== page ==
This is a wonderful book for academicians to use for research on a little known and less understood culture of the middle ages. It is full of very good and accurate information. But, it is seriously flawed in that it needs a good editing. If the publishers are considering a second printing, I hope they will first submit the manuscript to a professional editor.
14 of 18 people found the following review helpful
Strong Content But Lacking In Presentation 10 Aug 2005
By Dave_42 - Published on Amazon.com
Format: Paperback Verified Purchase
I hate to give a book that contains such a wealth of information, such a low rating. However, there are many problems with this book that make it necessary. To begin with, the writing is very dry which makes it difficult to read, although it does improve later in the book. I also didn't care much for the organization. Lastly, the font used is small, and this makes it all the more difficult to read for any length of time. If you are studying the Cathars, then this is undoubtedly a good book to have as a reference. However, this is not a good book for reading about the subject, especially if you are looking for an introduction to the topic.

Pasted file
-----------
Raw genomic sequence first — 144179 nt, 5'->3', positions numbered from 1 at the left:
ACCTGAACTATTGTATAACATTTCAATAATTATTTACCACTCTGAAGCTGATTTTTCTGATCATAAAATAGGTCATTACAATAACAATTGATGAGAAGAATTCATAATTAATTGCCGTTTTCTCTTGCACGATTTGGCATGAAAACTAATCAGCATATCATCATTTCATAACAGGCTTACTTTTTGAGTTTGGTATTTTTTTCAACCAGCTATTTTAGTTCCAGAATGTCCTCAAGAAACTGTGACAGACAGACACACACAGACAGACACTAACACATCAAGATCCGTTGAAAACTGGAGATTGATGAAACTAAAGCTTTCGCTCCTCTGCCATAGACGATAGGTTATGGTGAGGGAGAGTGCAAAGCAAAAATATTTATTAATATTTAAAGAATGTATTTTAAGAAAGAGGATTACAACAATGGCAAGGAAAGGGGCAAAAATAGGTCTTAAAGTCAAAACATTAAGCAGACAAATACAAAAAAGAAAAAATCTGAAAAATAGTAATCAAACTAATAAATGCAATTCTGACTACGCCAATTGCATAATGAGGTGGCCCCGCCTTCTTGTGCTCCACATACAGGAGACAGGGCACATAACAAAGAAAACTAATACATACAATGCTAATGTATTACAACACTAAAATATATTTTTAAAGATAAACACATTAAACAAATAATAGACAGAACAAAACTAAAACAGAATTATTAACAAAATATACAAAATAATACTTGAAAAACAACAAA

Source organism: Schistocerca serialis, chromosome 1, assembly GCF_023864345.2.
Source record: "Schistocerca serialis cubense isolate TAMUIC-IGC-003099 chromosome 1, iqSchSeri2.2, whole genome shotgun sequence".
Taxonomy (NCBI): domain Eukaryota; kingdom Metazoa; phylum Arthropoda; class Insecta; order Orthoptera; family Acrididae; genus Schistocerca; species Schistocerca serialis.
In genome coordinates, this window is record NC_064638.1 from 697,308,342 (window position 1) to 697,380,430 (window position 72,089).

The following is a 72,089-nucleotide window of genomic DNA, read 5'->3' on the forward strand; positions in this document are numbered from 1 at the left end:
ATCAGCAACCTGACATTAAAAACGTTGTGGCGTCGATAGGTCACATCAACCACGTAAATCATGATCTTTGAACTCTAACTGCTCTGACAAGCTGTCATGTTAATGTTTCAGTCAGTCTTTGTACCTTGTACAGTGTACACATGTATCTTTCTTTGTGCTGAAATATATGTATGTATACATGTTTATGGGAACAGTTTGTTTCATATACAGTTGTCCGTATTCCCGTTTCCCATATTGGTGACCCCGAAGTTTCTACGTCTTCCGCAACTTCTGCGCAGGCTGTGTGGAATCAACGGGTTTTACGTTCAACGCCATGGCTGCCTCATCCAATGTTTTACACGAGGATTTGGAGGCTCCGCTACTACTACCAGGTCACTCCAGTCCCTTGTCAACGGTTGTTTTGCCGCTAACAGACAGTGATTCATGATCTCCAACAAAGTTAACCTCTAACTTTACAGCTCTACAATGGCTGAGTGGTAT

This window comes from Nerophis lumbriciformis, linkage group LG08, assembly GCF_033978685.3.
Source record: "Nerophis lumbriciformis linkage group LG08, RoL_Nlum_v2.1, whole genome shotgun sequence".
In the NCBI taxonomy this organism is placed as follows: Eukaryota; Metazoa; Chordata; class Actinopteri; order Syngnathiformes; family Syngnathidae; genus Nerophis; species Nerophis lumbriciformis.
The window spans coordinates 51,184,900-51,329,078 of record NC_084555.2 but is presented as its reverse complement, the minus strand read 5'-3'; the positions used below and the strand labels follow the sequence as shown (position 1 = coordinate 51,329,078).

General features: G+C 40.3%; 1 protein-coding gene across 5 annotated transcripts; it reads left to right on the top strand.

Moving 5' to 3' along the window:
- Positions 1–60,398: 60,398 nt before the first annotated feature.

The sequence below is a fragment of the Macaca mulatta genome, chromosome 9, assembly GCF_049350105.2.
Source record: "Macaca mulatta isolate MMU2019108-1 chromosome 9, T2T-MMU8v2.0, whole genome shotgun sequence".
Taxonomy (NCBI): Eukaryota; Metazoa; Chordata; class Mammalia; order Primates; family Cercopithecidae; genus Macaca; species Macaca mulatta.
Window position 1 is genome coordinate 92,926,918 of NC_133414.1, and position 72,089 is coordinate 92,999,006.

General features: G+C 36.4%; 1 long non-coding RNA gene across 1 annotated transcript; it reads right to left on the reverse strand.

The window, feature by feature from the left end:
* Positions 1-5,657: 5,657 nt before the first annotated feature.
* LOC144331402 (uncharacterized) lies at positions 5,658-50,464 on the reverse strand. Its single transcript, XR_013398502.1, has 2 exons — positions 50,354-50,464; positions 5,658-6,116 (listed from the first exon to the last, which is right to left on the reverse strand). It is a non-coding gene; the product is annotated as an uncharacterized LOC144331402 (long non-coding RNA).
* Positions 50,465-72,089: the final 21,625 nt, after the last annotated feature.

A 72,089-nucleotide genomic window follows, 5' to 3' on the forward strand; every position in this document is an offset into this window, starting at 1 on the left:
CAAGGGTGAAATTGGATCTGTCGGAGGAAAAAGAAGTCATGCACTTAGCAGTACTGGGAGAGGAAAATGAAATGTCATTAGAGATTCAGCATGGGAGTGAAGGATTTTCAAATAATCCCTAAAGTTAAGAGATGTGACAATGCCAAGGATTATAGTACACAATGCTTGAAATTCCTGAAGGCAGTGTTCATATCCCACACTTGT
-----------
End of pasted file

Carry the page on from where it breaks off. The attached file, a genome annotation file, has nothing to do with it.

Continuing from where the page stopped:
A book that is not well written. It leaves ... 30 Sep 2014
By Gale Rauschenberger - Published on Amazon.com
Format: Paperback Verified Purchase
A book that is not well written. It leaves a lot of loose ends and doesn't explain complicated relations. It just seemed incomplete and disjointed to me.